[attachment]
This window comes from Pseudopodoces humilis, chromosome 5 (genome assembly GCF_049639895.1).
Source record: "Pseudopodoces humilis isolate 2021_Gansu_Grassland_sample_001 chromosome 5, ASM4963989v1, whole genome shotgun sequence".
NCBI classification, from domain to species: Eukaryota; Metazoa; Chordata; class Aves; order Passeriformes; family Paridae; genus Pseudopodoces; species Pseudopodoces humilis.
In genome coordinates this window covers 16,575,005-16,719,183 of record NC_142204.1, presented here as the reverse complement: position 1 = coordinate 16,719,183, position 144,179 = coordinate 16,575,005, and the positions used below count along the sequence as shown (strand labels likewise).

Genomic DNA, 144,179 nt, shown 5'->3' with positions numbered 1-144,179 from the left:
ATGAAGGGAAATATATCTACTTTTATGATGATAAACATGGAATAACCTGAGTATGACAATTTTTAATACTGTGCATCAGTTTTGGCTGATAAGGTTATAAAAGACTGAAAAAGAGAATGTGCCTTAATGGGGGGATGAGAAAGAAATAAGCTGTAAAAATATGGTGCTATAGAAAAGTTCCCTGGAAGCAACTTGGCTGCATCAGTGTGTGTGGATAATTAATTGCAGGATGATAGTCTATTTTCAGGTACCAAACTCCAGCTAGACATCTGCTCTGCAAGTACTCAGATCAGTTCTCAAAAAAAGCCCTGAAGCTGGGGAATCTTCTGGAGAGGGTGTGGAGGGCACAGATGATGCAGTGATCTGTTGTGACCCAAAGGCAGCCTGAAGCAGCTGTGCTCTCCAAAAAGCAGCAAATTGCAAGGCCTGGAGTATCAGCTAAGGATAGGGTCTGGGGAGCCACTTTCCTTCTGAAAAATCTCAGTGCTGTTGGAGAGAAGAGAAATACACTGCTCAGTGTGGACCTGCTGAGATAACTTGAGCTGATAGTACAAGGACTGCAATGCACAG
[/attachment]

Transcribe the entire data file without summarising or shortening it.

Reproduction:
This window comes from Pseudopodoces humilis, chromosome 5 (genome assembly GCF_049639895.1).
Source record: "Pseudopodoces humilis isolate 2021_Gansu_Grassland_sample_001 chromosome 5, ASM4963989v1, whole genome shotgun sequence".
NCBI classification, from domain to species: Eukaryota; Metazoa; Chordata; class Aves; order Passeriformes; family Paridae; genus Pseudopodoces; species Pseudopodoces humilis.
In genome coordinates this window covers 16,575,005-16,719,183 of record NC_142204.1, presented here as the reverse complement: position 1 = coordinate 16,719,183, position 144,179 = coordinate 16,575,005, and the positions used below count along the sequence as shown (strand labels likewise).

Genomic DNA, 144,179 nt, shown 5'->3' with positions numbered 1-144,179 from the left:
ATGAAGGGAAATATATCTACTTTTATGATGATAAACATGGAATAACCTGAGTATGACAATTTTTAATACTGTGCATCAGTTTTGGCTGATAAGGTTATAAAAGACTGAAAAAGAGAATGTGCCTTAATGGGGGGATGAGAAAGAAATAAGCTGTAAAAATATGGTGCTATAGAAAAGTTCCCTGGAAGCAACTTGGCTGCATCAGTGTGTGTGGATAATTAATTGCAGGATGATAGTCTATTTTCAGGTACCAAACTCCAGCTAGACATCTGCTCTGCAAGTACTCAGATCAGTTCTCAAAAAAAGCCCTGAAGCTGGGGAATCTTCTGGAGAGGGTGTGGAGGGCACAGATGATGCAGTGATCTGTTGTGACCCAAAGGCAGCCTGAAGCAGCTGTGCTCTCCAAAAAGCAGCAAATTGCAAGGCCTGGAGTATCAGCTAAGGATAGGGTCTGGGGAGCCACTTTCCTTCTGAAAAATCTCAGTGCTGTTGGAGAGAAGAGAAATACACTGCTCAGTGTGGACCTGCTGAGATAACTTGAGCTGATAGTACAAGGACTGCAATGCACAG